Unfortunately, by the time we discovered the bug it was too late -- the bug had shipped to customers.  We considered fixing it, but realized that it was more important to not take the chance of breaking existing scripts than to fix this rather unimportant incompatibility with VB6.  (That wasn't the only time we passed on fixing a bug because the fix would break backwards compatibility.  But that's another story.)

  • Are there reasons that you don't want to implement == and make the future less ambiguous?
  • This is trivial but I've been wanting to
    ask this for a long while...

    I had trouble getting hexadecimal expressions
    for JScript error codes in a programmatic way.

    Please consider these scripts and results.

    VBS:

    on error resume next
    WScript.CreateObject("abc")
    WScript.Echo(Err.Description)
    WScript.Echo(Err.Number)
    WScript.Echo(Hex(Err.Number))
    on error goto 0

    Result----

    Automation Object named "abc" does not exist.
    -2147352567
    80020009

    JS:

    try{
    WScript.CreateObject("abc");
    } catch (e) {
    WScript.Echo(e.description);
    WScript.Echo(e.number);
    WScript.Echo(e.number.toString(16));
    WScript.Echo((e.number + 0x100000000).toString(16));
    }

    Result----

    Automation Object named "abc" does not exist.
    -2147352567
    -7ffdfff7
    80020009

    ----

    So VBS hex() function is not equivalent to
    JS Number.toString(16). I had to add 0x100000000
    (which I'm not sure is exactly the right way).

    Funny part is if you don't catch the exception
    and let it go through, ASP or WSH runtime will
    show the error codes in the usual hex format.

    Do you happen to have any info on this?
  • While I was at the above I happened to find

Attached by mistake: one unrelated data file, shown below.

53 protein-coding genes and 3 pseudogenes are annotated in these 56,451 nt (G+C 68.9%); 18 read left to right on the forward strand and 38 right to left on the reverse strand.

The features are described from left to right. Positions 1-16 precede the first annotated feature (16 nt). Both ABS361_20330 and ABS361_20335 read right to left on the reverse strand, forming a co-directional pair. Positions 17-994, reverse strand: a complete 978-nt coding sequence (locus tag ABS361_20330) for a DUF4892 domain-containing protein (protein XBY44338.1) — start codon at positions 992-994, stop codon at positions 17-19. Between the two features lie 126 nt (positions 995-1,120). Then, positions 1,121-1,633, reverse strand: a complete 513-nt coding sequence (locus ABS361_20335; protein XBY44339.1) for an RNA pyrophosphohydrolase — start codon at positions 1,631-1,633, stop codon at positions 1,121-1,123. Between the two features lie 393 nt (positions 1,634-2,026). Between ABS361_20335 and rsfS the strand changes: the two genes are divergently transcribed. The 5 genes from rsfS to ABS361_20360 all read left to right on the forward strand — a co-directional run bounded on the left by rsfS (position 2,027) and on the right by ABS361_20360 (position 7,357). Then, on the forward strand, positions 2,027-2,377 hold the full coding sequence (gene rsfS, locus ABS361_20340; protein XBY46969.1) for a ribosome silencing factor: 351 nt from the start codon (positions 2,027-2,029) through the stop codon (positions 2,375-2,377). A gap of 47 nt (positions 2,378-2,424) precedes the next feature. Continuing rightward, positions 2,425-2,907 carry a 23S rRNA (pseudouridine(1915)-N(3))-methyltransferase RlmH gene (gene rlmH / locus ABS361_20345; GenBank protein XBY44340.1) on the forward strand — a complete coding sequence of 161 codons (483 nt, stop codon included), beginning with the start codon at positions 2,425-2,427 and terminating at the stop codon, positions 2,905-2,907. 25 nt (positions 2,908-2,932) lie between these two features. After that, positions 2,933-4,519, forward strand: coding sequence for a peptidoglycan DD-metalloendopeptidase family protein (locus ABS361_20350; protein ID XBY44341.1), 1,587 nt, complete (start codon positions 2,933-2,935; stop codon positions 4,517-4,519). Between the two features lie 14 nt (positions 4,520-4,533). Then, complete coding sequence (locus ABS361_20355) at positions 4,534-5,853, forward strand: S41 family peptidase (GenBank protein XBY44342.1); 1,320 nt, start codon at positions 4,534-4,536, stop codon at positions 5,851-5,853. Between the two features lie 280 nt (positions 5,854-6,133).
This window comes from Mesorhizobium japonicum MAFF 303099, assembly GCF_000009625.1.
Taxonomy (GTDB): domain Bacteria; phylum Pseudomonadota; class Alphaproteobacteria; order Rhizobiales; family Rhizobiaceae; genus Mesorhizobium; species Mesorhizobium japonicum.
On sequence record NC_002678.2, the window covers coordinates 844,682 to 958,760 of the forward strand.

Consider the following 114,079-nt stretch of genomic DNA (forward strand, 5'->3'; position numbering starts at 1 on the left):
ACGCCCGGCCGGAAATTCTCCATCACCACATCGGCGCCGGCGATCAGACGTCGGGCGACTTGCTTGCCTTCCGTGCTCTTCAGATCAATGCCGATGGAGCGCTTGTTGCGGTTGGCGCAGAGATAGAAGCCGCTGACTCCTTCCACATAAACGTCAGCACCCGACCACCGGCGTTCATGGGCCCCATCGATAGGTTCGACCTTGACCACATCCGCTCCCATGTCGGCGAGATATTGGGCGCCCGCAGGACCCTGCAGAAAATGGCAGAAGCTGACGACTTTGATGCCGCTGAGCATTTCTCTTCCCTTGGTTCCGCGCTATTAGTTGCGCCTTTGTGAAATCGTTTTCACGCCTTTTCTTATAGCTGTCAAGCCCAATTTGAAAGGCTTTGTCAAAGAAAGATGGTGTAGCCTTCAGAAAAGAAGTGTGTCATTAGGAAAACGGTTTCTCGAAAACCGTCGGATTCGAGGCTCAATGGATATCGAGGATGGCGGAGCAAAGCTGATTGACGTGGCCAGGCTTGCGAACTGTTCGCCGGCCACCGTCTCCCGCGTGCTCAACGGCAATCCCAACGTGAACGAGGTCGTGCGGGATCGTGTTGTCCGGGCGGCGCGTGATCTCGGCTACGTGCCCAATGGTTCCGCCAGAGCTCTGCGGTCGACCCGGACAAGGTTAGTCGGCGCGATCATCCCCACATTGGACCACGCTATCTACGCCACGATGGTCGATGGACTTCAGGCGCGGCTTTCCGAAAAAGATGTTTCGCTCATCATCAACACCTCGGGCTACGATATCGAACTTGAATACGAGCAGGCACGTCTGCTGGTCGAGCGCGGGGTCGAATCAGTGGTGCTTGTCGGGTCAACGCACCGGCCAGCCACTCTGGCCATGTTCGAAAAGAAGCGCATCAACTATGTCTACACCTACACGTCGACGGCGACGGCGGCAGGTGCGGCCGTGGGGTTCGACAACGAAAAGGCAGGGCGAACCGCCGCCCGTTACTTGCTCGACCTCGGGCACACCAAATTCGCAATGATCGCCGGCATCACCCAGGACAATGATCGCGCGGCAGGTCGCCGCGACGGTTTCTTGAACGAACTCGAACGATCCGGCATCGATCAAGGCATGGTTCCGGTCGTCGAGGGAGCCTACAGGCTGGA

that division by 0 in JS doesn't produce
    any errors...

    WScript.Echo(0/1) returns "1.#INF".
  • I already wrote an article explaining all that.

    http://blogs.msdn.com/ericlippert/archive/2003/10/22/53267.aspx

    And yes, 1 / 0 = infinity in JScript. Again, this is consistent with JScript's design principle: got an error? Muddle on through.
  • Oh you covered it already...my apologies.
    Thanks for the info though. Wish I had read it
    3 years ago.
  • You're welcome. I wish I had posted it three years ago.
    :)
  • First off, I want to thank Eric for exposing the "what makes it really work" info out there for those of us who still love scripting. In my case - VBScript/ASP. I have one question: Microsoft saw fit to introduce JScript.NET, why have they forsaken us with the lack of VBScript.NET or it's equivalent?
  • We did: VB.NET is the new VBScript.

    We had this conversation already.

    http://weblogs.asp.net/ericlippert/archive/2004/03/11/88308.aspx

    We invented VBScript because VB6 was too heavyweight to redistribute and use in web pages. But going forward, the .NET framework will be ubiquitous. (It's not yet, obviously, but it will be.) There is no additional redistrubution cost for using VB.NET.

    Can we make VB.NET a better language for scripters? Sure, and I hope we do. But that's the way forward -- by improving VB.NET, not by fracturing the language yet again into ANOTHER slightly incompatible version.